What is Terra-i?

Terra-i is a near-real time monitoring system for natural vegetation conversion at pan-tropical scale which is now being scaled for application across the entire tropics. It uses satellite data and computational neural networks in order to detect anthropogenic changes in the vegetation cover every 16 days in near real time.

Who developed Terra-i?

Terra-i has been developed by Louis Reymondin of the Decision and Policy Analysis program, led by Andy Jarvis, from the International Center for Tropical Agriculture based in Cali, Colombia. It has been developed in collaboration with the Nature Conservancy, Haute Ecole d'Ingénierie et de Gestion du Canton de Vaud, based in Switzerland and Dr. Mark Mulligan of the Department5 of Geography, King's College London.

Are the Terra-I data free of access?

Yes! Our data are totally free for non commercial use, all you need to do is to create an account by filling the registration form.

What's the spatial resolution of Terra-i?

Terra-i resolution is the same as the NDVI (Normalized Difference Vegetation Index) vegetation index from the MODIS product MOD13Q1 : 250m.

How does Terra-i work as early warning system?

Because the MODIS data used by Terra-i are available with a high temporal resolution and offer information about the vegetation cover every 16 days.

What kind of habitat is Terra-i working with?

Terra-i can be applied to all types of ecosystems from tropical forests and savannahs to dry forests and deserts. The system has so far been implemented throughout all of Latin America.

What are the input data used by the system?

● Vegetation Index Data: Data from the MODIS MOD13Q1 product with a spatial resolution of 250m and frequency of 16 days. The normalized difference vegetation index (NDVI) represents the amount and vigor of the vegetation. Its value is closely related to the type of vegetation present, the climatic conditions and the land use at the site.

● Rainfall Data: From the TRMM sensor data (Tropical Rainfall Monitoring Mission) with a spatial resolution of 28km and a frequency of 3 hours, it monitors in real-time the tropical and subtropical rainfall between 35 ° N and 35 ° S.

● The presence of waterbody data: Data from the MODIS product MOD35 that has a 1 km spatial resolution with which it is possible to filter the Terra-i detections due to changes in the behaviour of the vegetation caused by flooding or water bodies spreading.

How does Terra-i work?

Terra-i uses computational neural networks to detect or ‘learn’ how the vegetation vigour (measured as NDVI) behaves at each site over a period of time in relation to observed rainfall. This knowledge of historic vegetation response to rainfall is then applied to current measurements of rainfall to predict what the vegetation response should be. This prediction is then compared with NDVI data taken by the satellite and if the observed response is significantly different from the historic responses given the pattern of rainfall then the pixel is marked as one that may have changed through anthropogenic means. If this change remains two 16 day periods in a row then the event is confirmed. Much work is carried out to account for and remove the effects of drought, flooding and cloud cover or other image ‘noise’ that may produce false positives.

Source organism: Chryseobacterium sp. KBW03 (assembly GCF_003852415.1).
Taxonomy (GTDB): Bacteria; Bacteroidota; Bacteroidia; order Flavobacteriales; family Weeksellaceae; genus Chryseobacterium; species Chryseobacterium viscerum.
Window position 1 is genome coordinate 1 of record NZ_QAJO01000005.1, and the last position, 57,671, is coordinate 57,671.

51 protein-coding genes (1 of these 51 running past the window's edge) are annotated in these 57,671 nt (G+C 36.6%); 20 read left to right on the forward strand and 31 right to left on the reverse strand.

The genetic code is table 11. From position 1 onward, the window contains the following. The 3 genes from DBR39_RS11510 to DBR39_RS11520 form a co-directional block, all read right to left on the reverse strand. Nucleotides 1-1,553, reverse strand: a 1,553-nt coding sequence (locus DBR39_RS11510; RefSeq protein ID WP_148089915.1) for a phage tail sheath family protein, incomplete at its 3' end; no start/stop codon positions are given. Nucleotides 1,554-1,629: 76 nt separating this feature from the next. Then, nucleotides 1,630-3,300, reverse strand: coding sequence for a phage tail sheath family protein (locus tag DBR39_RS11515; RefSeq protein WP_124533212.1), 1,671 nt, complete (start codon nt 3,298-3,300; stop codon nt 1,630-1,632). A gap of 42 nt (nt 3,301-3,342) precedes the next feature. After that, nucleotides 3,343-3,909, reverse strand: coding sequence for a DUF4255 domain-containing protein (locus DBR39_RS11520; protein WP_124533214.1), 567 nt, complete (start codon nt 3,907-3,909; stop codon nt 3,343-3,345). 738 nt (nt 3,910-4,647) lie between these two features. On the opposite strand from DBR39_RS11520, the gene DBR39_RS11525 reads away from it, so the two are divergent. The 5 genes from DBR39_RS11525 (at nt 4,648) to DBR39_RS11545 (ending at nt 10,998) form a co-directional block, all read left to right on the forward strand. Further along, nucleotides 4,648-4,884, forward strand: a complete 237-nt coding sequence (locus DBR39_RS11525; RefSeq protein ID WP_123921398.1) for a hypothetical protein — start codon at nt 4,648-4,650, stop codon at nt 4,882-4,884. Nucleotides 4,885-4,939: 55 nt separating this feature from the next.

How can I access the data?

The portal has two systems which allow to access the data of habitat loss. One is the MapViewer where you can view the results of Terra-i for Latin America between 2004 and the current date in an ArcGIS Server application. On the other hand you can download the data by going to the download section. To access both the platform, you have to be logged in the portal. You can create an account by filling the registration form.

In what format are the data generated by Terra-i?

The data are available in gzip compressed ESRI ARCASCII grids. You can download data for each individual 16 day period or annual grids (from January 1 to December 31). Latin America has been split into different tiles which have the same extent and ID as the MODIS tiles. ***Give more on what the numbers in the files means****

How often are the data updated in the portal?

The data are updated monthly with a delay of only 15 days from the MODIS data collection, in order to fulfill the purpose of being an early warning system that allows environmental authorities to make timely decisions and set priorities for conservation.

What kind of data are available for downloads?

The data available are classified into three different products. The detections product provides the Terra-i detections that have likely been caused by human actions. The floods product provides the Terra-i detections that have likely been caused by floods or new dams. Finally the increase product provides the Terra-i detections that were due to an abnormal increase of the vegetation index (that could be the result of reforestation but also of the implementation of new irrigation systems in dry areas).

What does mean the values of the rasters?

• No Data (-9999) : The pixel was not analyzed. A pixel may not be analyzed for two different reasons: Firstly, because it is located within a water body such as lakes and rivers, and secondly, because there was more than 70% of bad quality data (mainly due to cloud cover) between 2000 and 2004.
• 0 : No change was detected within this pixel
• 1 – 353 : The Julian day when the pixel was detected as converted. If you find the value 49 within the raster for the year 2004 it means that the pixel was detected as converted the 18th of February 2004.